After reviewing what was said at their Baptisms, LCMS confirmands affirm their intention “to continue steadfast in this confession and Church and to suffer all, even death, rather than fall away from it” (LSB p. 273). Nevertheless, confirmation is often the last time we see some of these young people in church. When they become adults, some children return, but many do not.
How do we keep young people in the church after they grow up and are on their own? This has become an urgent question, not only for congregations and denominations, but for parents who worry about their children’s spiritual lives.
Some research is confirming what many pastors have long observed: When both parents take their children to church and are active in teaching their children about the Christian faith, their children tend to hold onto that faith when they grow up.
Finnish scholars did a 10-year follow-up study on a set of young people who were confirmed — when they were 14 or 15 years old — in the Evangelical Lutheran Church of Finland, to find out what they said about their faith now.
“In roughly half of the young people studied, their faith remained fairly stable from the age of 15 to the age of 25,” reported one of the researchers. “However, one in three became more distant from faith, both according to their own assessment and a longitudinal analysis. One in seven felt they had become closer to God or that their faith had become stronger.”
Parental involvement makes the difference. “Children who receive a religious upbringing from both parents have stronger faith throughout adolescence and are less likely to move away from religion as they grow up,” according to a journalist’s account of the research. “In summation, the study’s authors concluded that children receiving religious instruction from both mom and dad are flat out different, from a religious perspective, than their peers.”
What about children who get religious input from just one parent? Overall, according to the study, they tend to be closer to the pattern of those who grow up without any parental involvement.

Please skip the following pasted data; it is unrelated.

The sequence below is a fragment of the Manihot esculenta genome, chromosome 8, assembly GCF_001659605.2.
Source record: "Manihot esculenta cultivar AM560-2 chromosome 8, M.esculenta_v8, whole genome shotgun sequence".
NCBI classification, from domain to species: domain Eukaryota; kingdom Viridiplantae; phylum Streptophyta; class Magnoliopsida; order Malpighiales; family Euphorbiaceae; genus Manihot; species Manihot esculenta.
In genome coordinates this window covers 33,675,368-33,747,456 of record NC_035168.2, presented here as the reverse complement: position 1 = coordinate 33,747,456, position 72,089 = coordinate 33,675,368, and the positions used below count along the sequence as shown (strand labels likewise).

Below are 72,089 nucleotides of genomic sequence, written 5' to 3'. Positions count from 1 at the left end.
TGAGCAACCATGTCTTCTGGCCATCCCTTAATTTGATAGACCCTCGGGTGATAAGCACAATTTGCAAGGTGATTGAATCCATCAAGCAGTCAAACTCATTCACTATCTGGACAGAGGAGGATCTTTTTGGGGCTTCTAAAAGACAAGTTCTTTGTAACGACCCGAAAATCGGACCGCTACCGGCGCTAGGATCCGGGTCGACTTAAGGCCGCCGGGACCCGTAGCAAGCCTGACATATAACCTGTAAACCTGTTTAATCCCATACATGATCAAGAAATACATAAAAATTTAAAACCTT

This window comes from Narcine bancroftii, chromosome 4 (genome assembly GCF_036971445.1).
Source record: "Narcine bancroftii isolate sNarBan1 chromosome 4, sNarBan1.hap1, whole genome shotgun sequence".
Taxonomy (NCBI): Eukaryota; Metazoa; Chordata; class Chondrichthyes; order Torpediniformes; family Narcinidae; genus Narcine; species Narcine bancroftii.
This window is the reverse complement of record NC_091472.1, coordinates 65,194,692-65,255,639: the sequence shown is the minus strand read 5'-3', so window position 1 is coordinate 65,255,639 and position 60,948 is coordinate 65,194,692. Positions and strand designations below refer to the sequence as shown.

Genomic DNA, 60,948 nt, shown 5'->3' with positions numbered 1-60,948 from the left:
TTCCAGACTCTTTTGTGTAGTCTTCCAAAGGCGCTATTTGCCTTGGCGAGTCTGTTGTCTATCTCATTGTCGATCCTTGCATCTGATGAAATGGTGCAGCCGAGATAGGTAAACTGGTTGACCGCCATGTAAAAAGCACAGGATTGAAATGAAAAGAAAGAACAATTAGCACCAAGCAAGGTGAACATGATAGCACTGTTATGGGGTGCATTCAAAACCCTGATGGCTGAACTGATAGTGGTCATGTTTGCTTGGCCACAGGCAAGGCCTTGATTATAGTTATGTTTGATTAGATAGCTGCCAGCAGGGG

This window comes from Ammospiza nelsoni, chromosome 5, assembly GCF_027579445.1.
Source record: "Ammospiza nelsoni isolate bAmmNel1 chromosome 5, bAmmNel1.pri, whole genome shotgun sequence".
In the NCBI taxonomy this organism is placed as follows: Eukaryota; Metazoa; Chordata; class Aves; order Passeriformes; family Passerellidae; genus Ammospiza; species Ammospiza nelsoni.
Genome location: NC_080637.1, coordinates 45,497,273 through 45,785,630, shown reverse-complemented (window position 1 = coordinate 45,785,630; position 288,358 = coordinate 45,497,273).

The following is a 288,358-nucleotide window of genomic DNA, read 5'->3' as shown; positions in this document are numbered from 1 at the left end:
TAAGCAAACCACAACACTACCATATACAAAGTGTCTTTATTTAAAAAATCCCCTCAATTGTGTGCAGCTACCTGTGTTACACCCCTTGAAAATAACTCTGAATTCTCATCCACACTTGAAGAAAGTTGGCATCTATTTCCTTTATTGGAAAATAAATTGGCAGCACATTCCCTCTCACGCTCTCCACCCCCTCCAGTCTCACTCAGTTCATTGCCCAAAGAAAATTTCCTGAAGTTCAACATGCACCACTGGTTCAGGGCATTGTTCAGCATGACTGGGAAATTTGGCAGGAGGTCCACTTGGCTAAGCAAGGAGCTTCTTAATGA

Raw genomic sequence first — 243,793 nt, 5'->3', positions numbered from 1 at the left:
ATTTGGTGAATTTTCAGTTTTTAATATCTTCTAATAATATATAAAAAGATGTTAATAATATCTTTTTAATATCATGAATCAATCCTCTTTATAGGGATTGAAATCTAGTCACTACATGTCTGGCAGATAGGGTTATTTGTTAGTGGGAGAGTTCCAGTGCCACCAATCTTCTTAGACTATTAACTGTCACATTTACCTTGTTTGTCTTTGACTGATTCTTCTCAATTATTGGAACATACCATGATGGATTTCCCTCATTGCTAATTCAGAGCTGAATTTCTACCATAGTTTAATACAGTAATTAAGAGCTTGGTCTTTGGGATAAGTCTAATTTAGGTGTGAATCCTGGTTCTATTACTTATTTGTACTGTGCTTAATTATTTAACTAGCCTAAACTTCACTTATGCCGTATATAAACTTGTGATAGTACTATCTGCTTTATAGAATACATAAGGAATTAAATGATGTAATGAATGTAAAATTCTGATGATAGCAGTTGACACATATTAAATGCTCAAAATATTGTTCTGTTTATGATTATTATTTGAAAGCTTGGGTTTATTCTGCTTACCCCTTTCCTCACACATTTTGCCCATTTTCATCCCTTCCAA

But the researchers hasten to cite the exceptions. “Young people who have not been given a religious upbringing at home aren’t necessarily destined to become distant or estranged from faith: other factors outside the home environment can contribute to the growth of their faith,” said researcher Kati Tervo-Niemelä.
The study found other important influences: grandparents, the personal context of their confirmation, education environments, and pastors and other parish workers. The research team concluded, “Overall, the findings strongly indicate that a young person’s faith isn’t born and doesn’t grow in a vacuum: it needs supporting experiences and people who give an example of what it is like to have faith. The influence of just one person can be course-altering.”
Of course, this is a study of Finland. It would be good to see similar research studying 14- to 25-year-old Americans. Finland, though culturally Lutheran, has become highly secularized. While Finland has significant outposts of strong Christian faith, churchgoing is no longer the norm.
So, despite all of the obstacles in a secularist society, a mother and a father can still effectively pass on their faith to their children. This research confirms what the Bible says: “Train up a child in the way he should go; even when he is old he will not depart from it” (Prov. 22:6).